If this is all about sanctity of property... Did you know that Wells Fargo Bank first pushed sub-prime mortgages on thousands of working-class black families in Baltimore (referred to as "Mud People" by loan officers), then foreclosed on their homes. These "ghetto loans" or “affinity group marketing” as it was called by Wells Fargo bankers, tipped hundreds of homeowners into foreclosure, blighted black neighborhoods, crushed local schools, and cost the city tens of millions of dollars in taxes and city services. Wells Fargo is the largest residential home mortgage originator in the United States. No bankers were ever arrested.
Mayor Rawlings-Blake walks back her "thug" language:
“There are no thugs in Baltimore,” the mayor, who is African-American, said at a church, where she met with members of the clergy. “Sometimes, my own little anger translator gets the best of me.”
“I watched the mayor Monday night. It seemed like she wasn’t from Baltimore, had no connection to the people. She just didn’t care. She was talking about the rioters when she said, “These thugs…” That’s when I thought to myself, these people aren’t thugs. These are people I know, my age, people I grew up with, my friends.”NYT reports ...When schools were closed on Tuesday, some teachers came to churches to help feed children who rely on meals they get at school. At Bethel A.M.E. Church on Tuesday, teachers from both public and private schools served sandwiches and cookies to kids who had missed lunch at school. Amber Johnson, a teacher at Patterson Park Public Charter School, talked to children aged seven to 15 about Mr. Gray’s death, the rioting and how they felt about it all.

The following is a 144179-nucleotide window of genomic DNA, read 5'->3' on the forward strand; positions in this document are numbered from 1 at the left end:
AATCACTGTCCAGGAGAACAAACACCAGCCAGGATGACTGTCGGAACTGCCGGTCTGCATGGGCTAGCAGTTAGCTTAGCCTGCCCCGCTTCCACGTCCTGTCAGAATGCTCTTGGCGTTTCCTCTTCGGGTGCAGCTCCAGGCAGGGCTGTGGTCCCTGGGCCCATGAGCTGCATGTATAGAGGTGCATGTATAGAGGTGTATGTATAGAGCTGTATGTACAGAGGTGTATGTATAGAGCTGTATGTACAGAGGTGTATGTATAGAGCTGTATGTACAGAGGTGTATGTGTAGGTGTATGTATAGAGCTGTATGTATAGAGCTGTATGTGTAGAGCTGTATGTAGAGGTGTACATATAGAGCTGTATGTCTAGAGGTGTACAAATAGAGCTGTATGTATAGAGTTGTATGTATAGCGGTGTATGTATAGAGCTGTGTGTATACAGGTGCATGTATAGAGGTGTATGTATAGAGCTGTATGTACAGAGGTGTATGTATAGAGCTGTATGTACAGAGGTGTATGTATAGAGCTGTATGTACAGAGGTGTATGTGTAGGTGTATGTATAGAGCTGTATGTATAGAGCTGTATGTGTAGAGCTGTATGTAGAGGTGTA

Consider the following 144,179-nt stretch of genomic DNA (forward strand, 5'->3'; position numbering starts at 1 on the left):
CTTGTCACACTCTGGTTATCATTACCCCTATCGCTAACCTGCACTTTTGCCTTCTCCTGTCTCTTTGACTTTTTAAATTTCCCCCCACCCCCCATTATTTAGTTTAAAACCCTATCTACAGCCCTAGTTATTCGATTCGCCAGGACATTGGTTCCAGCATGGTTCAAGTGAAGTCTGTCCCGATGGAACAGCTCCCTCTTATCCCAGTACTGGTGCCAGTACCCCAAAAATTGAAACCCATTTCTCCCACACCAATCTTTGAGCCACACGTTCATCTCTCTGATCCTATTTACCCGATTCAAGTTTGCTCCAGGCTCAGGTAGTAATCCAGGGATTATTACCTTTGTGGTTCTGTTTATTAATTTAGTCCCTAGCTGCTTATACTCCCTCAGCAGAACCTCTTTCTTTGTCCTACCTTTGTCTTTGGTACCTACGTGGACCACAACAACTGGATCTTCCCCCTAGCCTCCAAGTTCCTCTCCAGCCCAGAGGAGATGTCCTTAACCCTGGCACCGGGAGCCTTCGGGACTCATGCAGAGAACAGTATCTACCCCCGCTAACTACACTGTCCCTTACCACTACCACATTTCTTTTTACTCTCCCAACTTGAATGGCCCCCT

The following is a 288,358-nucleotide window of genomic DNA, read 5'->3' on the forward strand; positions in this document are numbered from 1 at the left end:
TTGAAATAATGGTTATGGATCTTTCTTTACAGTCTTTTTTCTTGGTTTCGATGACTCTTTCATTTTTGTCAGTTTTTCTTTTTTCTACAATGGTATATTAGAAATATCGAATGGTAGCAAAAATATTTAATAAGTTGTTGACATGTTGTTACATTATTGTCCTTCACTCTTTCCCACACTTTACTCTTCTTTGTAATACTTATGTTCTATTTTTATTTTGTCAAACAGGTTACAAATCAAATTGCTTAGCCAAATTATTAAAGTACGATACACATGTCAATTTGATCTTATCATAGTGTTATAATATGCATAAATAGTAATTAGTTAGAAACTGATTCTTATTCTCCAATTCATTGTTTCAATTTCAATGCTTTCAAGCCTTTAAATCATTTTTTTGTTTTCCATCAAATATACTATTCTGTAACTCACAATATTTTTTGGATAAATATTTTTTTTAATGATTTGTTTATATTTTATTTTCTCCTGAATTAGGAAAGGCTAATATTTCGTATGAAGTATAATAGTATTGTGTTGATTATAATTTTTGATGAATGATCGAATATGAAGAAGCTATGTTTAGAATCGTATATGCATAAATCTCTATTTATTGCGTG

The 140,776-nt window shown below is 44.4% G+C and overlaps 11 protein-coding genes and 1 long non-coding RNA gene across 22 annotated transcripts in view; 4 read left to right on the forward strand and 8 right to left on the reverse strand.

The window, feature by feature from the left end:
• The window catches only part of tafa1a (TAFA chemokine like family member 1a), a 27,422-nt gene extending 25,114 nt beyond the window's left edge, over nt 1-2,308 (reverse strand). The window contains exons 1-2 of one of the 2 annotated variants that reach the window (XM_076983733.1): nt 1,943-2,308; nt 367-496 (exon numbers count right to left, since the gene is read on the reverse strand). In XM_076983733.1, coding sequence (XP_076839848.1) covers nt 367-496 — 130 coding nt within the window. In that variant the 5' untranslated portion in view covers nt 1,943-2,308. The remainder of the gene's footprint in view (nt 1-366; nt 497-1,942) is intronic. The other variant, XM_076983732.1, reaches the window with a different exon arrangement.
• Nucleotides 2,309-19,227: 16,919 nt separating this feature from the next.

At New York solidarity protest... Anthony Rosado, a 24-year-old teacher, said he came out so he could have something to discuss in his high school global history class in the morning.
“This is happening all the time,” said Rosado, who was born and raised in Brooklyn. “This is systemic. And it goes beyond police. It’s about power structures.”
Rosado said the agenda for his next class would be dictated less by a lesson plan than by his students. “We’ll talk about the protest in the morning,” he said, adding that he’s not going to force any issues on his pupils. “I’m just going to tell them I was here—but let them speak their mind.”